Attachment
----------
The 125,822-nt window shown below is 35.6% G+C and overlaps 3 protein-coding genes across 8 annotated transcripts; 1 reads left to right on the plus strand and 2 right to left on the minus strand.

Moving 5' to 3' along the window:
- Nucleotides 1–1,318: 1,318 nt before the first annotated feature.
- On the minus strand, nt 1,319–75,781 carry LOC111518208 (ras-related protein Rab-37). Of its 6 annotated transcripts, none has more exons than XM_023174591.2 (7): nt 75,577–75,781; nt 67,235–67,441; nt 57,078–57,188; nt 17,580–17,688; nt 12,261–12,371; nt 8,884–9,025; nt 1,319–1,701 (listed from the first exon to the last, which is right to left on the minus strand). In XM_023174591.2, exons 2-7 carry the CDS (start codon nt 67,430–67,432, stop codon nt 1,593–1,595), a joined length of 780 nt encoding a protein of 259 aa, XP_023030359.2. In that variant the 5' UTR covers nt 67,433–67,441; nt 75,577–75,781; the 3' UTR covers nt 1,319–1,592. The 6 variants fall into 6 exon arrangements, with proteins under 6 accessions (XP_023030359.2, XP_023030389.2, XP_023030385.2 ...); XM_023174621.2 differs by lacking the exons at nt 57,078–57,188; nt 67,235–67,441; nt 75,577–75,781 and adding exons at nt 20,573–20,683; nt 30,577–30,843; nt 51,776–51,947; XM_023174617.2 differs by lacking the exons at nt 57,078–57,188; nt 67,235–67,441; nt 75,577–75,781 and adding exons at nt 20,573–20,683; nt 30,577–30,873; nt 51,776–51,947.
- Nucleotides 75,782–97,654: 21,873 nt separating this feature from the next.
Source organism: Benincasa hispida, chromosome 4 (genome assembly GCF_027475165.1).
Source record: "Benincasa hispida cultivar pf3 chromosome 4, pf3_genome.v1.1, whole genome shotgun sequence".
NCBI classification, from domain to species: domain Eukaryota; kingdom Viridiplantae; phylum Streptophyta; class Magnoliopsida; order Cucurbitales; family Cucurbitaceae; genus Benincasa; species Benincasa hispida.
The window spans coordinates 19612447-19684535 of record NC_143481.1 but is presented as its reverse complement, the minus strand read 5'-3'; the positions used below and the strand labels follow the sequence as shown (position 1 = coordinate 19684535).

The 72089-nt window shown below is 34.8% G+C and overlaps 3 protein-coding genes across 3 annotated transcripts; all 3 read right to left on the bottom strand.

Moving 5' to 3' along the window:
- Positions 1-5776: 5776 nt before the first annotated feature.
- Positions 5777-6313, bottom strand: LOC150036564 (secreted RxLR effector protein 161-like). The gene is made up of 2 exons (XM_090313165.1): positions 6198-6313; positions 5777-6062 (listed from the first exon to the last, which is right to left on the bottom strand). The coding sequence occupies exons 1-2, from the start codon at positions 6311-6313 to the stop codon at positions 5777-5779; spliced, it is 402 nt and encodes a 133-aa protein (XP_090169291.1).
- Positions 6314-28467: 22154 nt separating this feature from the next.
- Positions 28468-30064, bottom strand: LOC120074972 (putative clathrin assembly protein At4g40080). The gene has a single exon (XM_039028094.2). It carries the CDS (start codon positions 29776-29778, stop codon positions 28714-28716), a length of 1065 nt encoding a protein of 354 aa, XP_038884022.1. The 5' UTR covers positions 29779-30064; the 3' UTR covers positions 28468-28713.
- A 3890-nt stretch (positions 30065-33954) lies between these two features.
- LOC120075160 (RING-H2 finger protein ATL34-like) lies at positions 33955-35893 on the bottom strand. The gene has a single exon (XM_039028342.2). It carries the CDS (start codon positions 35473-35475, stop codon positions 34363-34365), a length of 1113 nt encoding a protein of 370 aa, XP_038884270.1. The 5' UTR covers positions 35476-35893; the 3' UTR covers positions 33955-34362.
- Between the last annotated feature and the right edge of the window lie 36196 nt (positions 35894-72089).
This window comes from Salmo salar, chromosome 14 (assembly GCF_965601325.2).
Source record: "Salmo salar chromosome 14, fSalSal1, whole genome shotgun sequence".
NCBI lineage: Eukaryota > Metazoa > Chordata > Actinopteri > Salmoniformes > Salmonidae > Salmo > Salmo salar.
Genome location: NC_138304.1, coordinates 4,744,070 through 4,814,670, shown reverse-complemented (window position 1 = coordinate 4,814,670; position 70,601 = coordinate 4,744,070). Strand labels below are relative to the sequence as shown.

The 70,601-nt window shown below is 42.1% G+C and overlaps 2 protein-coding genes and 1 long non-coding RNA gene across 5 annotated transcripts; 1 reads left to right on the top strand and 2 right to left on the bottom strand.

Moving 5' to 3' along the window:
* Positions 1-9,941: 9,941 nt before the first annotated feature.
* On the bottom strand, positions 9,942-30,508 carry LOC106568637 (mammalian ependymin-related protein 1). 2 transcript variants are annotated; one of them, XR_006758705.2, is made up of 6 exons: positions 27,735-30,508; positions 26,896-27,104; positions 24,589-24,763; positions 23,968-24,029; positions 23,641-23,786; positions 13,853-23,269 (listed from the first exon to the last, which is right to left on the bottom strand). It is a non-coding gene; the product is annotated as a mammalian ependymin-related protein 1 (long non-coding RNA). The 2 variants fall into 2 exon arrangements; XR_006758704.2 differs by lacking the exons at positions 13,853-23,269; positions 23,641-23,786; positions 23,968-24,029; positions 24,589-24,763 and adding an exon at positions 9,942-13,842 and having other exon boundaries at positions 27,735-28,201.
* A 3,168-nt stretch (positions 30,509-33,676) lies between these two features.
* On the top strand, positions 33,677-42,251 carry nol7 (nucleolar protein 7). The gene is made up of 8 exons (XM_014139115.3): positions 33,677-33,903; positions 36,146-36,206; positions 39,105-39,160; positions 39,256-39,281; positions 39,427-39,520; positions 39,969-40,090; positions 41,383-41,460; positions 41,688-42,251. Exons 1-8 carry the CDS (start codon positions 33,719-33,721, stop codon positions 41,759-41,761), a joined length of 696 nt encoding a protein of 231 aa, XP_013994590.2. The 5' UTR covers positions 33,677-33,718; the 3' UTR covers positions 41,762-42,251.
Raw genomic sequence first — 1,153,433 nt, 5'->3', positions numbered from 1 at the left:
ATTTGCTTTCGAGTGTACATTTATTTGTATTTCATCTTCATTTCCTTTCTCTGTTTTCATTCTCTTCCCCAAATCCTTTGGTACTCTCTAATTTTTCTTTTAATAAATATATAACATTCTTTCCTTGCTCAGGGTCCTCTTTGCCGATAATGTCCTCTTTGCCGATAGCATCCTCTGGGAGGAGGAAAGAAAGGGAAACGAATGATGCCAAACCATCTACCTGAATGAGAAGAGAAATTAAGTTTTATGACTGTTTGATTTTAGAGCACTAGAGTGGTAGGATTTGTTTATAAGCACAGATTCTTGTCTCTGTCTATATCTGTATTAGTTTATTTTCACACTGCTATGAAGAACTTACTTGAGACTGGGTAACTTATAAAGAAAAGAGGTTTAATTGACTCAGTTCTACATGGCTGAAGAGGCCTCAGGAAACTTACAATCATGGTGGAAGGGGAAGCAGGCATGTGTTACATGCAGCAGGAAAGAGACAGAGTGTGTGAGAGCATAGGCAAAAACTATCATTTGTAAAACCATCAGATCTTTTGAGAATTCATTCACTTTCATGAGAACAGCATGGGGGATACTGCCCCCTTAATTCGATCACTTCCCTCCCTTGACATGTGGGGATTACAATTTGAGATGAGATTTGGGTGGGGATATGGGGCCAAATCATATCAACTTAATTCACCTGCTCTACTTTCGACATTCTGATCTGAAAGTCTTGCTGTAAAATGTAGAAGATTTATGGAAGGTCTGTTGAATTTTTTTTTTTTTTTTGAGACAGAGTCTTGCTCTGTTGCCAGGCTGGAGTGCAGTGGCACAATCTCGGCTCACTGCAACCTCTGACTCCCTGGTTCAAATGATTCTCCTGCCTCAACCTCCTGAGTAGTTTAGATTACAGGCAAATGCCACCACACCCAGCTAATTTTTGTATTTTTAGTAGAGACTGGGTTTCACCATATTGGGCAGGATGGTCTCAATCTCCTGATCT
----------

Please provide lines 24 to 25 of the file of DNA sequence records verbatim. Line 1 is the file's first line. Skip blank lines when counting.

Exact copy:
Moving 5' to 3' along the window:
* Positions 1-9,941: 9,941 nt before the first annotated feature.